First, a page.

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    ABSTRACT: Extraction of antimicrobial compounds from medicinal mushrooms, namely, Auricularia polytricha (Jew's ear), Lentinulla edodes (Shiitake) and Volvariella volvacea (paddy straw), has been done with different solvent systems (chloroform, ethyl acetate, ether and methanol) and tested against a wide range of phytopathogens by filter paper disk assay. All the three basidiomycetes inhibited the phytopathogens tested so far. This enumeration was based on the number of organisms inhibited and the diameter of inhibitory zones produced. From the results obtained, it could be observed that ethyl acetate was the best solvent for extracting antimicrobial substances from these medicinal mushrooms. Thin layer chromatography revealed the presence of several compounds with different Retention Factor (RF) values. Sodium dodecyl sulphate–polyacrylamide gel electrophoresis profiling of V. volvacea showed the presence of several antimicrobial proteins with various molecular weights. Western blotting revealed the presence of thaumatin-like glycoproteins of molecular weight more than 45 kDa.
    Archives of Phytopathology and Plant Protection 01/2011;
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    ABSTRACT: Induction of phenolics, peroxidase (PO), polyphenol oxidase (PPO), chitinase and thaumatin-like proteins (TLP) in leaves of chilli (Capsicum annuum L.) in response to foliar application with a biocontrol agent Burkholderia sp. strain TNAU-1 was studied. Chilli plants, when sprayed with Burkholderia sp. strain TNAU-1 showed increase in phenolic content one day after application and the maximum accumulation was observed seven days after treatment. Three new peroxidase isozymes (PO-1, PO-2 and PO-3) were induced in chilli leaves upon treatment with Burkholderia sp. strain TNAU-1. The activity of all the peroxidases was at the maximum level three days after treatment and subsequently decreased. Protein extracts obtained from Burkholderia sp. strain TNAU-1 treated plants exhibited a major polyphenol oxidase (PPO-1) one day after treatment. The activity of PPO-1 subsequently decreased, but continuously present throughout the experimental period of 15 days. Western blot analysis of protein extracts from Burkholderia sp. strain TNAU-1 treated chilli leaves revealed that two TLPs with sizes of 23 and 25 kDa and a chitinase with an apparent molecular weight of 28 kDa were induced three days after treatment.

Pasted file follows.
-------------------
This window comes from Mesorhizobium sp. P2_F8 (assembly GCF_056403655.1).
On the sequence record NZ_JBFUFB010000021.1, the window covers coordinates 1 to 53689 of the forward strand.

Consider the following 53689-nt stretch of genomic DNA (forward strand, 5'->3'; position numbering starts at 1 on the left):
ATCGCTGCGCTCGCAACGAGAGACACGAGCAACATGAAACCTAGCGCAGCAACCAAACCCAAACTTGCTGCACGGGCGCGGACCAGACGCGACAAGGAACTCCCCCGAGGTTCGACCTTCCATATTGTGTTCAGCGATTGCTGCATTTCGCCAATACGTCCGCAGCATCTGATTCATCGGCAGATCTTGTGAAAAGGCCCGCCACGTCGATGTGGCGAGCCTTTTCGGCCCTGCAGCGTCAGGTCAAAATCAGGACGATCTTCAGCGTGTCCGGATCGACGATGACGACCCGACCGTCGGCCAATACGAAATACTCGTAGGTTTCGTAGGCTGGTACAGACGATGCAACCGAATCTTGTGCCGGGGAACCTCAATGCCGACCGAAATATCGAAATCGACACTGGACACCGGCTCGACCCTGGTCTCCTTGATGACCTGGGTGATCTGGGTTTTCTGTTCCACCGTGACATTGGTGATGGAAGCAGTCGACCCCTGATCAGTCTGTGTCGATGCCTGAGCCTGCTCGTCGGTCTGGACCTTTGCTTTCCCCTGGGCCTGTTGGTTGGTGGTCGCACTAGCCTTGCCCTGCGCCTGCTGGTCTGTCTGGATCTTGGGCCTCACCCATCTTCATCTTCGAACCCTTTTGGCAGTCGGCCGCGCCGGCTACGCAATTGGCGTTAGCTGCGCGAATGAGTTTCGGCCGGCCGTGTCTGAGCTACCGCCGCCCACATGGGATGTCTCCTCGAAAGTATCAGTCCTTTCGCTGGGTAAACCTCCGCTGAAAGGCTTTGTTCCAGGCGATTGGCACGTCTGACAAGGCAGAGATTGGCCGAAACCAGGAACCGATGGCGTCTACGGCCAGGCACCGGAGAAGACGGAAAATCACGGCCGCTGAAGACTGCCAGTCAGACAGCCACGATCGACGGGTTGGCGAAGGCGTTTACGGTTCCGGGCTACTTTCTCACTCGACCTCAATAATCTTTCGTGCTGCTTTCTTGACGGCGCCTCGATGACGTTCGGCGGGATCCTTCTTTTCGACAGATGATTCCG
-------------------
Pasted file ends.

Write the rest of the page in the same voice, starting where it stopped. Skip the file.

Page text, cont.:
Brazilian Journal of Plant Physiology 12/2010; 23(4):261-266.
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    ABSTRACT: Induction of acquired resistance and pathogenesis related proteins in intact plant leaves and the potentiation of pathogen signals in plant cell cultures by elicitors is mediated by different signaling pathways. We show here, the induction of PR proteins, the most widely used marker of acquired resistance, in tomato cells in response to Alternaria solani elicitors. The crude glycoprotein elicitor preparation from A. solani was used to detect the possible induction of pathogenesis -related proteins chitinase (PR-3), thaumatin like proteins (PR-5) and -1,3 glucanase in suspension -cultured cells and leaves of tomato cultivar CO 3. Western blot analysis revealed the presence of 23 kDa thaumatin like protein and 44 kDa chitinase in elicitor treated suspension -cultured cells and leaves of tomato. The biochemical approach described in this paper with tomato should provide the basis for further efforts concentrating on the isolation and characterization of elements involved in perception and in the early steps of intracellular signal transduction.
    Scientific Research and Essay. 08/2009; 4:685-689.
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    ABSTRACT: The fungus Peronosclerospora sorghi [Weston and Uppal (Shaw)] infects both sorghum and maize and incites downy mildew disease. Pathogenic and molecular variability among isolates of P. sorghi from sorghum and maize has been reported. In the present study we developed a DNA sequence characterized amplified region (SCAR) marker for identification of isolates of P. sorghi from maize by using polymerase chain reaction (PCR). The random amplified polymorphic DNA (RAPD) primer OPB15 consistently amplified a 1,000 base pairs (bp) product in PCR only from DNA of P. sorghi isolates from maize and not from isolates of sorghum. The PCR-amplified 1,000-bp product was cloned and sequenced. The sequence of the SCAR marker was used for designing specific primers for identification of maize isolates of P. sorghi. The SCAR primers amplified a 800bp fragment only from genomic DNA of maize isolates of P. sorghi. The SCAR primers developed in this study are highly specific and reproducible, and proved to be powerful tool for identification of P. sorghi isolates from maize.
    World Journal of Microbiology and Biotechnology 01/2009; 25(12):2129-2135. · 1.35 Impact Factor